- What theoretical understandings do you bring and how are these reflected in and connected to your practice?
- What is the significance of might change in your practice as a result of this further development and what might the implications of this be?
It is time to look at your current practice in depth and identify from that what central or core understandings you have.
| Ask yourself questions. These questions may help you to begin to identify learning that you have:
• What is the context of my work? What specific responsibilities do I have? How does this influence what I do and how I choose to do it?
• What skills are required for my work and how did I develop these?
• What approach to I take to my work and what beliefs inform that approach?
• What informed these beliefs?
• What strategies, policies, procedures, legislation must I be acquainted with to practice/ • work effectively?
• What particular problems have I had and how have I gone about addressing these?
• What kinds of areas do other people ask my expert opinion on? What are the key themes in discussions I hold with colleagues?
• Are there particular types of professional updating I need to have to ensure my knowledge stays current?
It is not only the experiences you have had that the assessors want to understand. They are interested in what you have learnt, what you understand, how you gained that learning, and the consequences of your learning for your work, and your learners and your team or School . It is not just about what you have achieved but what learning you have gained and how that learning has been reflected in your practice.
Reflect on specific achievements
Another way of approaching the issue of what your focus for your presentation could be is to reflect on an example of something you have created, accomplished or produced. It could be something tangible you have produced, such as a document or a workshop or presentation or exhibition of some kind.
These artefacts can often be enormously helpful as the context for wrapping your understandings around. They provide the starting trigger for reflecting on the processes that you used to create it as well as the learning you bought to the commencement and the learning you gained through its production.
You could ask yourself:
• What was the purpose of my creation of this? What was I attempting to show or express?
• How did I know what to do/create and how? Where did the idea come from, what was its goal?
- What understandings did I have to bring to it? Where did that learning come from?
- What did I have to resolve along the way in terms of my understandings?
• Why did I do this in a particular way? What would the consequences be if I did it differently?
• What went well, what went wrong and why?
• Have I done this activity like this before? Why?
• If I did this again how would I do it differently? Why?
Think about newly acquired skills
Recently acquired skills may also form the basis of areas of learning. As you review your job description, you may identify something that you have had to learn recently from job changes or developments. If you are currently taking on new responsibilities at work, keeping a learning log over the next few weeks can provide you with a record of the new things you are learning, which you may be able to use as a focus for explaining your understandings.
Explaining your learning
In your application the assessors will be looking to see that you have reflected on your learning and analysed it. An effective and powerful way of explanation is to tell the story of your learning in a way that described the journey. But in doing so it is important to balance the telling of the story with the learning that has come with it. That learning can be described using a story or journey approach also. It is really important to understand that credit does not come from what you have produced as an artefact but from your description of the learning, and the sense making, that you have engaged in.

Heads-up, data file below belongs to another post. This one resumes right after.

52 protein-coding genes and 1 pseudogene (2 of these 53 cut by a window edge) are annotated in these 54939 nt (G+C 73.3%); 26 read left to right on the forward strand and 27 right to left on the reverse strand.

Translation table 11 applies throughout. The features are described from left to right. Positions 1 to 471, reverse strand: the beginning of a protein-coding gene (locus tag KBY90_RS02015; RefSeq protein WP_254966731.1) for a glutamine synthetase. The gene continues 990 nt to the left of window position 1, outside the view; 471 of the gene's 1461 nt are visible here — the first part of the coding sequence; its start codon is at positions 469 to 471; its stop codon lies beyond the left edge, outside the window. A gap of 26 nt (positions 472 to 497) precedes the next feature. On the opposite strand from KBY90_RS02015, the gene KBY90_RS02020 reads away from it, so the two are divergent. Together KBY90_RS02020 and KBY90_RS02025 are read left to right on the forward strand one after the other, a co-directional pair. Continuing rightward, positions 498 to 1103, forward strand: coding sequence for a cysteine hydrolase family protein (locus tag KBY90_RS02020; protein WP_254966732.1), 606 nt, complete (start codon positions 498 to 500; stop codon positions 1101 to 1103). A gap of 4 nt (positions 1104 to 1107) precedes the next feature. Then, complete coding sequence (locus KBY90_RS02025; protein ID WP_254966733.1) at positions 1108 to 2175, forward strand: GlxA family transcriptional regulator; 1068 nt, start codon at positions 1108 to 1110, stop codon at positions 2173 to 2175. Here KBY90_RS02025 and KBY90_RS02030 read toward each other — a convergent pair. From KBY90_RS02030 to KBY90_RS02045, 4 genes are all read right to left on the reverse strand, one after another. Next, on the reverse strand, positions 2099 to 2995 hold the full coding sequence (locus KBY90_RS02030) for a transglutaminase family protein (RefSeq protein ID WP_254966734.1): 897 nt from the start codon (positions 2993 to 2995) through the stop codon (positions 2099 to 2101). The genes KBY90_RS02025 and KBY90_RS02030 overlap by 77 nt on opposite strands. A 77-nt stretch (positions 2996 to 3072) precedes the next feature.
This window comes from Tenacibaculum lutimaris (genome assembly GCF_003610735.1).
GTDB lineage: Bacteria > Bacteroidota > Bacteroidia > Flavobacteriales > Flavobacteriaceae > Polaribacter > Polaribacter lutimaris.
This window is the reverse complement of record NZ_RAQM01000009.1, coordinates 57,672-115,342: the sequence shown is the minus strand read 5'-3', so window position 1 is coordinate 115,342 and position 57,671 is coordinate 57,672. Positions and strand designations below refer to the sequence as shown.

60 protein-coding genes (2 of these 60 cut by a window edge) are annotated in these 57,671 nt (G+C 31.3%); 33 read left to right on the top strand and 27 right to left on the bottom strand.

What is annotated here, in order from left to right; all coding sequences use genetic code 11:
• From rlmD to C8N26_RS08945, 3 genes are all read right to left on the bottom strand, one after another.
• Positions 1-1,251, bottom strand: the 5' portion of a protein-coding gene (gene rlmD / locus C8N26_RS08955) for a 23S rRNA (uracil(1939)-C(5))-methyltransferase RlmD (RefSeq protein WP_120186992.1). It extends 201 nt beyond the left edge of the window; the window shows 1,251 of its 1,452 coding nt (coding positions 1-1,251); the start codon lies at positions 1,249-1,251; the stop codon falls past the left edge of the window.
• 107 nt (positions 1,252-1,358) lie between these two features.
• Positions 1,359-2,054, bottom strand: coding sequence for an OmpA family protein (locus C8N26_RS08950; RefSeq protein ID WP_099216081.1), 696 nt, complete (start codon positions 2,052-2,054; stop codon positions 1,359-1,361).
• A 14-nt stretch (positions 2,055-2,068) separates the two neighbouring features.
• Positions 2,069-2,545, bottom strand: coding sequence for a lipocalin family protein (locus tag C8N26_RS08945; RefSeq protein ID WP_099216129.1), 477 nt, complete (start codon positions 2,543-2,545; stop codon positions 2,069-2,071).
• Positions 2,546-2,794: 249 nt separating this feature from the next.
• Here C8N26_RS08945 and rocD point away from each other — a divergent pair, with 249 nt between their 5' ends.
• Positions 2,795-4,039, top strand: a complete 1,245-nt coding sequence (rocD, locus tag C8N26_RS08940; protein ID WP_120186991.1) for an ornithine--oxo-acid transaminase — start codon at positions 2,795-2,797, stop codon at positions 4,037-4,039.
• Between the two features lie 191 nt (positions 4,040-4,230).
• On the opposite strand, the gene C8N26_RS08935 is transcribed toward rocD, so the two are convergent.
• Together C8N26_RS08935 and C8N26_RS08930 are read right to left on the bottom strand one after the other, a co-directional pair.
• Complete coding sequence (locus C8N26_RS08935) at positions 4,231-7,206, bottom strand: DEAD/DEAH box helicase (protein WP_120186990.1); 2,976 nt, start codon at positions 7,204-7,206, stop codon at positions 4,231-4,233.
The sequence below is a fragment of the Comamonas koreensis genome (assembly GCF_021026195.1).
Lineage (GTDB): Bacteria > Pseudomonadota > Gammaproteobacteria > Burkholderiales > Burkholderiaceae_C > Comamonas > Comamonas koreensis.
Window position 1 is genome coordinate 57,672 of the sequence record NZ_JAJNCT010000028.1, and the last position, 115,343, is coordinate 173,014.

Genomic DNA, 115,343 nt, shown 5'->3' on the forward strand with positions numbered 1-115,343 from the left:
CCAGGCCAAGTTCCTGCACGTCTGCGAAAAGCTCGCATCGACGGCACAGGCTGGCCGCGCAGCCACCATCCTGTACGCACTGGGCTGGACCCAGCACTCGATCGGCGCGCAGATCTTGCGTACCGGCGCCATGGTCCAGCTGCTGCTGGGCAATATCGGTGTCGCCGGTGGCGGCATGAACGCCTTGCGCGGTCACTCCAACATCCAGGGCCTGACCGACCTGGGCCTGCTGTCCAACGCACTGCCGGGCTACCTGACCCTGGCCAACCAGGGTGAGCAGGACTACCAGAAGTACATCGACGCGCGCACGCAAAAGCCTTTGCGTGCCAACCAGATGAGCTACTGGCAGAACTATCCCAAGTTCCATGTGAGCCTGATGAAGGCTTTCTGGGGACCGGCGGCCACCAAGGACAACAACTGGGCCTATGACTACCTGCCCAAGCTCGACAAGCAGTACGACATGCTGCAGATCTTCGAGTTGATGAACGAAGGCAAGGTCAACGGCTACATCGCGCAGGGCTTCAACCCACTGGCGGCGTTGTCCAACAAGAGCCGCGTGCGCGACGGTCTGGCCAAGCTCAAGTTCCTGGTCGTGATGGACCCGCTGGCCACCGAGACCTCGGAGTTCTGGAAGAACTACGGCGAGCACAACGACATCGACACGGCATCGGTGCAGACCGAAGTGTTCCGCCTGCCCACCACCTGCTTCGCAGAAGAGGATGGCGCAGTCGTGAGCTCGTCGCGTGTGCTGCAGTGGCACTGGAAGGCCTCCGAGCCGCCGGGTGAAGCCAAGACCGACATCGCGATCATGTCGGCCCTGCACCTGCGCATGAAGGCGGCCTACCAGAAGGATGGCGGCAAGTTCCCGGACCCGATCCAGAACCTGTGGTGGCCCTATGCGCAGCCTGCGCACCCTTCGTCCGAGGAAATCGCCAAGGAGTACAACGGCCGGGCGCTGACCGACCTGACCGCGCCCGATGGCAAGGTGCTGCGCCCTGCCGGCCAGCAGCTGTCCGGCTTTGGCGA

Remember that not all stories are capable of expressing the fullness of what you want to say, so you might decide to structure your presentation into sections. It might be that you might want to talk separately about some of the key beliefs, values, principles you hold, rather than build them into your case studies. The same could be said for some of the knowledge areas. There is no set requirement for how you do this, the key is that you can express your understandings and show them connected to your practice.
Some important areas for you are in:
1. Setting the scene, explain the context of your work and positioning it in terms of what impacts on and influences your actions. Think not only of the situation with learners, but on the wider dimensions that impact, eg government and institutional polices and standards, practices, professional body and other stakeholder expectations, the current state of understandings practice within your area of responsibility within your institution and within the wider community of practice.
2. Identifying the ways in which your learning has taken place to date, what that learning was, how your learning occurred.
3. Exploring how that learning impacted on both your understandings and your practice. What changed or developed as a result? What challenges arose during the learning for you? What new ways of seeing did this learning result in, what issues were resolved or strengthened and why? What were the consequences for your practice and for learners and other professionals in your enhanced understandings? What had to be overcome in implementing your new understandings?
4.Showing your self-awareness, and implications of this for your practice and engagement with others.
5. Identifying the progressive nature of your learning, and its increasing complexity.
6. Making very explicit what you have learnt
7. Presenting this clearly, logically, concisely
8. Using evidence that has been carefully selected and organised
9. Showing through illustrations or case studies your developed practice and how the learning was applied and developed
| Determine between one and three key focus areas you will use that you will use in your presentation. The best contexts are those that allow you to richly explain your beliefs around teaching and learning and how these are reflected in your work with learners. They will also show the knowledge and understanding that you bring to your work and the knowledge and learning you have gained along the way. Map out the key facets.
Review these against the aims of the papers you are seeking assessment against. Do you believe your focus areas will cover these? Or would it be better to have some sections that are explanations of critical aspects before the focus areas are explored? Seek a meeting with your facilitator to discuss this and gain feedback. Use this feedback to strengthen your approach